Markets Today: The day before the dots

Ahead of tomorrow’s FOMC meeting we have seen an increase in market volatility across Equity, Rates and FX.

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Todays podcast

Overview The Day Before You Came

  • Tech stocks drive a late US equity rebound, but S&P still ends day in the red
  • Rise in US PPI adds to inflationary woes
  • UST extend sell off, 10y UST yields now at 3.477%. 2y Gilts buck the trend
  • USD remains in the ascendency. GBP and NOK the big underperformers
  • BoJ ramps up its JGB purchases, increasing pressure on JPY
  • RBA Governor Lowe Australia needs to prepare for higher rates
  • Oil prices retreat as talks of a profit tax in US companies gets lauder
  • Coming up: AU Consumer confidence, China May activity readings, MLF decision, EU IP, US Empire survey, NAHB, May retail sales….and FOMC rate decision early tomorrow morning

And rattling on the roof I must have heard the sound of rain
The day before you came -ABBA

Ahead of the FOMC meeting tomorrow, we have seen an increase in market volatility across Equity, rates and FX. A late rebound in tech stocks helped the NASDAQ close in positive territory, but it was not enough to prevent the S&P ending the day in the red. US Treasuries extend their sell-off amid expectations for a 0.75% Fed funds hike early tomorrow morning while 2y Gilts bucked the higher global rates trend. The USD remains in the ascendency with GBP and NOK the major underperformers over the past 24 hours. Last night Governor Lowe warned Australians to prepare for higher rates while the AUD lost more altitude overnight, starting the new day at 0.6871

The market is now fully pricing a 0.75% Fed funds rate hike with seemingly well sourced media articles guiding the move up in front end yields over the past 24 hours. Late Monday, both WSJ’s Nick Timiraos and CNBC’s Steve Liesman reported that the Fed will be considering a 75- point Fed Funds rate rise this week, and Liesman reckons they will deliver it. Timiraos’ report is interesting in so far as it came just 9 hours after continuing to an article saying the Fed was likely to go 50bps this week.  Timiraos writes “A string of troubling inflation reports in recent days is likely to lead Federal Reserve officials to consider surprising markets with a larger-than-expected 0.75-percentage-point interest-rate increase at their meeting this week”.  Meanwhile, ” Liesman said. “I know that Powell said the committee back in May was not actively considering it, but he also said that they were looking at the economy, and I think the economy has changed to the point in my reporting, such at this point, I’d be dialling in to 75 if I were a betting man at this point, not at 50.“ .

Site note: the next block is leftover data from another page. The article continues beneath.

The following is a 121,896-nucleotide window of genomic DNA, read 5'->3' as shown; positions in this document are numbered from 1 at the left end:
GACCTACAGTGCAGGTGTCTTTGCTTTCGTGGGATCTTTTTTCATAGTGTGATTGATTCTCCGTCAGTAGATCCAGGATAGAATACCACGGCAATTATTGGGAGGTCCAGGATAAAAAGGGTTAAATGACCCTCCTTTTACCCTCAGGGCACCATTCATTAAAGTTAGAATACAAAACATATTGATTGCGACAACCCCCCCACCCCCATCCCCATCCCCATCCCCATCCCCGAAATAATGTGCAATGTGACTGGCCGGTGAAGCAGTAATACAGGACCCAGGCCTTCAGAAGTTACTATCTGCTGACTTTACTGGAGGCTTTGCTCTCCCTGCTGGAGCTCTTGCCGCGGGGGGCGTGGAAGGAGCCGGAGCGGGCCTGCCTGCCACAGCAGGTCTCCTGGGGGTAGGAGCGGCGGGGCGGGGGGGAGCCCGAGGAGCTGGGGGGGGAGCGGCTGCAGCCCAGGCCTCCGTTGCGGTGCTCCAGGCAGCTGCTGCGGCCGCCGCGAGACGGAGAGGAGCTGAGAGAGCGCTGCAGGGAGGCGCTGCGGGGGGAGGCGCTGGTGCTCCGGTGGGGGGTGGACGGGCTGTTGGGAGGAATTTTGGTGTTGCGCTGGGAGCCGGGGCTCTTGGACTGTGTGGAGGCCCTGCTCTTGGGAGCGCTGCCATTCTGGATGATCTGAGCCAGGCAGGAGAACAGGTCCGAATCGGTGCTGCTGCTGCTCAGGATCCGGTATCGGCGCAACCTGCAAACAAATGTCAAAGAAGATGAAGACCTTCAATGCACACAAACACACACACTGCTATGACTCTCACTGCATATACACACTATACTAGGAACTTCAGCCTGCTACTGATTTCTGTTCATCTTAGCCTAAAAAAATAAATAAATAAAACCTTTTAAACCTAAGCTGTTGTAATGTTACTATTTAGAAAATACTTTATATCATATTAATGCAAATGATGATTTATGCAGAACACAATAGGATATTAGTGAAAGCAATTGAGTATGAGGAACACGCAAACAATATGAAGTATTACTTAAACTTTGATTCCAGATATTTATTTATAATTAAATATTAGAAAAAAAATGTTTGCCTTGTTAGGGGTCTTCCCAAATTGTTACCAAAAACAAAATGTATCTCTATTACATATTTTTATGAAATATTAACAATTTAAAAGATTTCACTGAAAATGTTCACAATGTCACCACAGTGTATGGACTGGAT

A 100bps rate hike has also been mooted by some market participants to stamp the rise in US inflation with JPM chief economist, Michael Feroli, arguing such a call was not trivial. The market now prices a Fed fund rate hike of 0.75% by tomorrow moving another -74bps by the end of July and 61bps in September, taking the funds rate to 2.916% by September 21. That said by bring forward these rate hikes, the market is now also pricing a rate cut by the end of 2023 and 50bps rate cuts in Q1 2024.

10y UST yields rose as much as 11bps to an 11-year high of 3.47% while the two-year yields hit 3.44%, a level last seen in 2007. The US PPI May report released overnight did little to dampen US inflationary concerns, PPI final demand increased 0.8% from April and 10.8% from a year earlier. Meanwhile, the May NFIB index of small business activity and sentiment dipped trivially to 93.1 from 93.2, very close to the consensus, 93.0.

The move in yields has not been limited to UST with core European yields also edging higher, although notably 2y Gilts bucked the trend, easing 1.5bps to 2.080%. The BoE also meets this week with the market pricing 50% chance the Bank will lift the cash rate by 50bps. NAB reckons the BoE will stick with a 25bps hike with guidance leaning increasingly towards a pause, see our preview here. Germany’s 10-year rate rose 12bps to 1.74% while, for a change, peripheral spreads to Germany have been relatively steady. ECB GC member Schnabel said “how we ultimately react to risks of fragmentation will firmly depend on the situation we are facing”, signalling that a new crisis tool is unlikely to be presented until it is considered necessary.

Sticking with the UK, overnight the April labour market report was a mixed bag, with strong payrolls figures but an unexpected lift in the unemployment rate to 3.8%.   Average earnings ex bonuses rose a healthy 4.2% y/y but plunged by 3.4% y/y when measured in real terms, the worst in two decades. The latter favours the BoE view that the real incomes squeeze will be ‘the cure’ in bringing inflation down.